Critics’ Picks

Melanie Schiff, Chimney, 2012, ink-jet print, 42 x 33 1/2”.

Chicago

Melanie Schiff

Kavi Gupta Gallery | Elizabeth St
219 N Elizabeth Street
October 26 - December 8

Four years ago Melanie Schiff moved from Chicago to Los Angeles. Despite the change in environment, her newest photographs demonstrate her increasing assuredness with motifs she has explored for nearly a decade. Her earliest works, made circa 2004, were beautiful but preciously arranged still lifes; in 2005 and 2006 she used beer bottles, mirror fragments, glow sticks, and compact-disc jewel cases to construct scenarios for her lens, many of which were evocative of post-Minimal or Conceptual art. This exhibition demonstrates she’s now equally capable of finding such scenes in the world around her.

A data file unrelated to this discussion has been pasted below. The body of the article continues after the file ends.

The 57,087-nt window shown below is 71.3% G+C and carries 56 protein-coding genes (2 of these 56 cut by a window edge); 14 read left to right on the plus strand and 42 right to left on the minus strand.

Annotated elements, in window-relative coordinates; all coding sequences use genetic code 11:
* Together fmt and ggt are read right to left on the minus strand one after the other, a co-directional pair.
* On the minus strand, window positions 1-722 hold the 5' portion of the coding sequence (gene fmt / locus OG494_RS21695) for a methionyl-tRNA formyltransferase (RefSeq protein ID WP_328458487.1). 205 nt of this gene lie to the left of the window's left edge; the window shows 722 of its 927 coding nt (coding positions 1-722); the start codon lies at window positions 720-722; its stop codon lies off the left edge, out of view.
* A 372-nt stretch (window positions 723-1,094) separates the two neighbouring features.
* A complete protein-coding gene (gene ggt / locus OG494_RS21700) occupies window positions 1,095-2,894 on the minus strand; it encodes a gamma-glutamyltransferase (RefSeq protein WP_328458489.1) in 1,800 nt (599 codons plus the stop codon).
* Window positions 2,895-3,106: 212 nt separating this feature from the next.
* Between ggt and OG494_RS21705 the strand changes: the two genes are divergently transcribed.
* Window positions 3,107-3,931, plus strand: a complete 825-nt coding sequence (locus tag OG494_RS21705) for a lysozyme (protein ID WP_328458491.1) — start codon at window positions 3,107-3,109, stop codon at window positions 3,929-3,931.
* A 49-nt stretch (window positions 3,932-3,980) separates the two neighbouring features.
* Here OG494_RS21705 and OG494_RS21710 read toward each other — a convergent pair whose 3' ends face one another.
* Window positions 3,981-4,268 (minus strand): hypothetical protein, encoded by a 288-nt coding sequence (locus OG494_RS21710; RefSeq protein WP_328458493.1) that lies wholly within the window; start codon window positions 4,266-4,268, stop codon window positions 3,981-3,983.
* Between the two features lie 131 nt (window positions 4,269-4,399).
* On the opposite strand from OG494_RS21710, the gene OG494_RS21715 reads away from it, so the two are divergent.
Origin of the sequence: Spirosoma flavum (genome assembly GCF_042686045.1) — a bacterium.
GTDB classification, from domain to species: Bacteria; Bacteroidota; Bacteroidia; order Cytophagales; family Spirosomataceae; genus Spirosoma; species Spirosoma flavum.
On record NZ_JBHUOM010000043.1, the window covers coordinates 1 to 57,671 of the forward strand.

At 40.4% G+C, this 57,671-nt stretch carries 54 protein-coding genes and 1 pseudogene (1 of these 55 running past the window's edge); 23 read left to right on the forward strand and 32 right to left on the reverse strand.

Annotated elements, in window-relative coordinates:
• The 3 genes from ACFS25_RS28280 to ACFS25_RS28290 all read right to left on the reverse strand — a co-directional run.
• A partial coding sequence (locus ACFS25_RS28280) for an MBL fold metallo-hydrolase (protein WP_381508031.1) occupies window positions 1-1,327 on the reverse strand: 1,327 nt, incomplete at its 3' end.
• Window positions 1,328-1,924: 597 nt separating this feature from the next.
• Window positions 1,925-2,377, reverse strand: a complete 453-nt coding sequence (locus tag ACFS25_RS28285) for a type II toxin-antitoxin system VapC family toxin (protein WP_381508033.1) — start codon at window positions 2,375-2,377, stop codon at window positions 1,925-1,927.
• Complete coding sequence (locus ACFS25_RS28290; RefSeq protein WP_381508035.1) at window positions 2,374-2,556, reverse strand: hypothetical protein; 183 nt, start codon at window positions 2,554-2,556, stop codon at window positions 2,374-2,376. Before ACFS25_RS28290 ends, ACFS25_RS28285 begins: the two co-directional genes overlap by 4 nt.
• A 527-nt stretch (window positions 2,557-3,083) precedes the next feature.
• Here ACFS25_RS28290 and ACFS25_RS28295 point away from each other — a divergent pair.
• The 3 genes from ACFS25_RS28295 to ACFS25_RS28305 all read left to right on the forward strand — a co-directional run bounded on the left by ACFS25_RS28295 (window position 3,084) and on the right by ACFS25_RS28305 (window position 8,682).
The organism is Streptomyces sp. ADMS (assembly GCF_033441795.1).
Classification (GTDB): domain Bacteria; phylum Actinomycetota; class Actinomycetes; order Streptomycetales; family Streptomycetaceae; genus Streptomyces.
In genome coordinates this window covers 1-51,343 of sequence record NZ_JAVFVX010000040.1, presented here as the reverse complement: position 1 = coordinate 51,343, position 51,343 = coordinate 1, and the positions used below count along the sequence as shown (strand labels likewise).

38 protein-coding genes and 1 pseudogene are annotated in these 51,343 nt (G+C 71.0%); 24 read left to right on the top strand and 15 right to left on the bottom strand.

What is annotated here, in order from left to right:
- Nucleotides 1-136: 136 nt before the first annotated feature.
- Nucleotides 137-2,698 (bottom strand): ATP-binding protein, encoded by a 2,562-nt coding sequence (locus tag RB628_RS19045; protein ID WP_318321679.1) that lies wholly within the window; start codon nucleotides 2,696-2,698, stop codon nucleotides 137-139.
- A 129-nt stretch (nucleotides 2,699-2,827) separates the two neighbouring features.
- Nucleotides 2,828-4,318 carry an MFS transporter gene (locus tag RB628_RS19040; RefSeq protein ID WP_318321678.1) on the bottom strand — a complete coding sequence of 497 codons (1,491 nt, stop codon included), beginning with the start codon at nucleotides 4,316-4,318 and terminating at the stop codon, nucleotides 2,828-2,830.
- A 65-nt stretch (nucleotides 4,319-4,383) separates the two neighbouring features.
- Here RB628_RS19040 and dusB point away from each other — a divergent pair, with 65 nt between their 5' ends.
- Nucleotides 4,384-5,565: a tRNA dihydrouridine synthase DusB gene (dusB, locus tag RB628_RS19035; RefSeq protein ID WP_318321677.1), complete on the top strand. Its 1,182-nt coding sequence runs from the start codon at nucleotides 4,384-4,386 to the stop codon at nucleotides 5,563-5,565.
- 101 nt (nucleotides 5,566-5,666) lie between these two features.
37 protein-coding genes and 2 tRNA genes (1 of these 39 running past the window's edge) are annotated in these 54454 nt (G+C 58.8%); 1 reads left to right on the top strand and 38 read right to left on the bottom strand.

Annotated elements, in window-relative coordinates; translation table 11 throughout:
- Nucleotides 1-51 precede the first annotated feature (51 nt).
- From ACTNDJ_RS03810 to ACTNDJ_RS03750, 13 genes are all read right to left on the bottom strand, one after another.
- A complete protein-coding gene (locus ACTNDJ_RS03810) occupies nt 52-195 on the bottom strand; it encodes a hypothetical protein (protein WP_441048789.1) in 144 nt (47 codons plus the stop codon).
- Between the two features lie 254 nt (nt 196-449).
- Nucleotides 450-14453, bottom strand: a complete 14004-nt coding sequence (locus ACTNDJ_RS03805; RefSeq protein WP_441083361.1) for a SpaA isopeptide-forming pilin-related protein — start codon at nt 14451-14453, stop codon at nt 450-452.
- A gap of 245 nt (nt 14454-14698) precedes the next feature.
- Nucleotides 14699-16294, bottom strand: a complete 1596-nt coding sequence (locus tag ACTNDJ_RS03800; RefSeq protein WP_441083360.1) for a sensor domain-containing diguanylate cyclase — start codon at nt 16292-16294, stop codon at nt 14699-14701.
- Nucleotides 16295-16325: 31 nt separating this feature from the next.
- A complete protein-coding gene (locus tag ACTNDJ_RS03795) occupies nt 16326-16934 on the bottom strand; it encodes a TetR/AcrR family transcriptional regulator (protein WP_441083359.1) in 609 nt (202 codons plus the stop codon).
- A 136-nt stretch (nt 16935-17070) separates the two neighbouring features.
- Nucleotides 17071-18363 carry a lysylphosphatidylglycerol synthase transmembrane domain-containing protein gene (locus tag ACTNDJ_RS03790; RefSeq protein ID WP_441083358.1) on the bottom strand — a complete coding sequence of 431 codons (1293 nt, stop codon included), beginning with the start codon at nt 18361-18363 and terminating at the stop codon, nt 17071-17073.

Glass House, 2012, which depicts colorful vessels in the fifteen panes of a suburban window, riffs on the postmodern fascination with seriality and repetition. Handball and Double Handball, both 2012, are black-and-white images that show the blank face of a handball-court wall in an empty lot; the latter photograph in particular, which superimposes the geometries of two views onto one negative, looks like a sculpture by Sol LeWitt as photographed by Jan Dibbets. These pictures are subtler than her early works; gone are explicit homages to other artists (such as Mud, 2006) and works that play for easy laughs (Spit Rainbow, 2006). Yet the increasing seriousness of her vision does not supplant her awe at the camera’s ability to describe light. Lemon Tree, 2012, with its strange chromatic effects and selective focus, captures some of the ineffable, hallucinogenic reverie of certain sunny afternoons. Chimney, 2012, which depicts all that remains of a house after one of the area’s regular wildfires, not only calls to mind Minimalist monoliths but also demonstrates Schiff’s knack for twilit scenes. Here the light at the horizon, whether ascending or descending, metaphorically suggests the change that is one of this picture’s subjects. It’s clear that after a recent body of work depicting tunnels and viaducts that was explicitly about Los Angeles, Schiff is now making her new home a subsidiary part of her more ambitious photographic concerns.